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Home   Weald   News   Article

Fall survivor Trevor McBean from Staplehurst completes sky-dive for Kent, Surrey and Sussex Air Ambulance at Headcorn Airfield

11 June 2014
by Ed McConnell

A tree surgeon who survived a 40-foot fall from a cherry picker has jumped out of an aeroplane in a charity skydive.

Father-of-two Trevor McBean was monitoring power lines last August when the elevated platform he was working on tipped over.

The 39-year-old sub-contractor was sent crashing through trees, suffering a fractured skull and broken wrist.

Trevor McBean in hospital after his near-fatal fall

Trevor McBean in hospital after his near-fatal fall

Undeterred by his fall and to celebrate his 39th birthday last month, he and friend Derek Dobie jumped out of an aeroplane at 12,000 feet in a skydive at Headcorn Airfield.

He said: “Because I have no memory of the fall at work, it gave me the confidence to do the skydive. If I had remembered it, then I might not have done it.”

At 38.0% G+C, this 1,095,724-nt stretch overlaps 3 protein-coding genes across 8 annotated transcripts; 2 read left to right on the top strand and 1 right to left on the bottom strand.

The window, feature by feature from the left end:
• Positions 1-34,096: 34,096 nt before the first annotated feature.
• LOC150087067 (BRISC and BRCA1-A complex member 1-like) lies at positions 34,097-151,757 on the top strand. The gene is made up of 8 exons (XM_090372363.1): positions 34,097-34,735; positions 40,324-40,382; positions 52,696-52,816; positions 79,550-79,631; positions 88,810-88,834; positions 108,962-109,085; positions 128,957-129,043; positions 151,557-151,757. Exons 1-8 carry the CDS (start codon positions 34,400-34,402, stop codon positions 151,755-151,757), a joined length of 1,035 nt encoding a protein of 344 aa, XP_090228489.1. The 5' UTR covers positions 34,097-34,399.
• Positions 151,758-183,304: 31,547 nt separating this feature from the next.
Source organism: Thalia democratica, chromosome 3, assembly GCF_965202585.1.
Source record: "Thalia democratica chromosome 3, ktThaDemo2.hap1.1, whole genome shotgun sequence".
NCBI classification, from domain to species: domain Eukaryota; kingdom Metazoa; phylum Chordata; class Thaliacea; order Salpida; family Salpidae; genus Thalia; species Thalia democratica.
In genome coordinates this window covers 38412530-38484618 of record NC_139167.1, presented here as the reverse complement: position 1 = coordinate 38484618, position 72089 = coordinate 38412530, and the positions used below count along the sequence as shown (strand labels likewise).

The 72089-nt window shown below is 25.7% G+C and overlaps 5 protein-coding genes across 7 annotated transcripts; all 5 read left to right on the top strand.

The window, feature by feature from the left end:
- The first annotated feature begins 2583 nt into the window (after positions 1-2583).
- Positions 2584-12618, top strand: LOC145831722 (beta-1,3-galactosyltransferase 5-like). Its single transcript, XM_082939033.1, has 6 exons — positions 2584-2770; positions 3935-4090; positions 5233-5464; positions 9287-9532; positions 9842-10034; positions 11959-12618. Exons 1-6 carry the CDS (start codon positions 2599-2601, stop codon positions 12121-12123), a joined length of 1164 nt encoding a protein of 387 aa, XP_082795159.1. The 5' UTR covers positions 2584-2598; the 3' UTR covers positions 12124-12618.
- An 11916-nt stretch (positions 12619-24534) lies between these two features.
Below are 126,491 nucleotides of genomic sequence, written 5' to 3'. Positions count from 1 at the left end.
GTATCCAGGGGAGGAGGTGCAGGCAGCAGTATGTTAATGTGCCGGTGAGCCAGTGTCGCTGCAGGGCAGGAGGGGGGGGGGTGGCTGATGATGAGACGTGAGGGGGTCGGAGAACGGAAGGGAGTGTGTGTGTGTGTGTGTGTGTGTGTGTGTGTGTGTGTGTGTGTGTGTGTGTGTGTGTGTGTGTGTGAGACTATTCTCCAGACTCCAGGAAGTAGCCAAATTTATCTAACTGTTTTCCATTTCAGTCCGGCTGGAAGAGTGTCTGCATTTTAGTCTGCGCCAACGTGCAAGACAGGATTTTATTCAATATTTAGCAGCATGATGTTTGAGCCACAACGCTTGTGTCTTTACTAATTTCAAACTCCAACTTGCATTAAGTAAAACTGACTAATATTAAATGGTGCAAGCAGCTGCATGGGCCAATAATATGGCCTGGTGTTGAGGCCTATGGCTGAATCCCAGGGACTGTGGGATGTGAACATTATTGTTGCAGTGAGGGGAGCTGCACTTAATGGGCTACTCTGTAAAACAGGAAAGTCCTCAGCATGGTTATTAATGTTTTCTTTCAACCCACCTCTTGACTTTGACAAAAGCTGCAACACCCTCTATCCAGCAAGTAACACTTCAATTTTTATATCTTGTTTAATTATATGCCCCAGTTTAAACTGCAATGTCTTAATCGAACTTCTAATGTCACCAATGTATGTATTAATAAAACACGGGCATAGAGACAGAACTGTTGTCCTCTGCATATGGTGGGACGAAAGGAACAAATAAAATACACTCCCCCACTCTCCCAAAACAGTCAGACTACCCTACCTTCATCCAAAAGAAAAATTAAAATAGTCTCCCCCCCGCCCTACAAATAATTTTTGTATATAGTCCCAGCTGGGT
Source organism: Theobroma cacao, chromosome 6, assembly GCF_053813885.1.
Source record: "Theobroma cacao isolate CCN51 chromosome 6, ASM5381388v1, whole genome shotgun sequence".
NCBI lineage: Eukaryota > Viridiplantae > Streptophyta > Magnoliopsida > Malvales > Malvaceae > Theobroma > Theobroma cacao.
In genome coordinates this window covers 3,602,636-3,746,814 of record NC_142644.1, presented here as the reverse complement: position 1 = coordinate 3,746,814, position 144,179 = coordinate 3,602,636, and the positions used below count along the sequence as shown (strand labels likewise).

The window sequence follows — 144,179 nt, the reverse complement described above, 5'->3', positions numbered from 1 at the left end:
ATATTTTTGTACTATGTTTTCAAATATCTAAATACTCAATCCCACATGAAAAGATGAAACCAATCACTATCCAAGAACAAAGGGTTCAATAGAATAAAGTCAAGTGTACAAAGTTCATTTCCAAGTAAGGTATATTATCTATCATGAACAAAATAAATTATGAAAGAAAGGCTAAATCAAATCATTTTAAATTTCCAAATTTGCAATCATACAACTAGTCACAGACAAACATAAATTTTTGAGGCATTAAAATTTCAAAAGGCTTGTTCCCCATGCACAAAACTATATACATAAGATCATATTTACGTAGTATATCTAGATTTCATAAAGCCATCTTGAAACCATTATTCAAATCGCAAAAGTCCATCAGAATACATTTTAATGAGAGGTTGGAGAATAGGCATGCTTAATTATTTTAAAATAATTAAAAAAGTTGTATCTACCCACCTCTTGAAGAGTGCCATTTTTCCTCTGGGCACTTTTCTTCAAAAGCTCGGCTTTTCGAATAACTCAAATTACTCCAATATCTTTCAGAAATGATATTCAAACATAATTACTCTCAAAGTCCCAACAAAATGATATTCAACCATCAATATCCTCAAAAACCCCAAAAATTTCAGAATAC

Adding: “A lot of people say it’s the worst part but I thought the best bit was jumping out. I would definitely do it again.”

Trevor McBean during his sky-dive for the Kent, Surrey and Sussex Air Ambulance at Headcorn Airfield

Trevor McBean during his sky-dive for the Kent, Surrey and Sussex Air Ambulance at Headcorn Airfield

Trevor, from Bathhurst Road in Staplehurst, raised £1,680 from the jump for Kent, Surrey & Sussex Air Ambulance, which flew him to a specialist London hospital following the accident last year.

He said: “I’m just really grateful to everyone who has sponsored me. I was expecting to raise about £300, but to get so much more means a lot to me.”

Trevor McBean about to make the jump from 12,000 feet

Trevor McBean about to make the jump from 12,000 feet

Paramedics were first on the scene to treat Mr McBean before the air ambulance arrived.

The helicopter’s doctor, Steph Tilston, helped sedate Trevor before taking him to King’s College Hospital in London, where scans showed he had potentially fatal bleeding on the brain.

He remained in hospital for three weeks before he was allowed to return home, and in March he was reunited with Dr Tilston for the first time since his accident when he visited the nearby helicopter base at Marden.

Trevor McBean and family thank air ambulance crews who helped save his life

Trevor McBean and family thank air ambulance crews who helped save his life

Trevor said: “Meeting Steph was my way of thanking her personally and everyone who helped save my life.”

Trevor can still be sponsored at www.justgiving.com/Trevor-McBean. Donations so far include £1,000 from Trevor’s employers, Brockwells Forestry.

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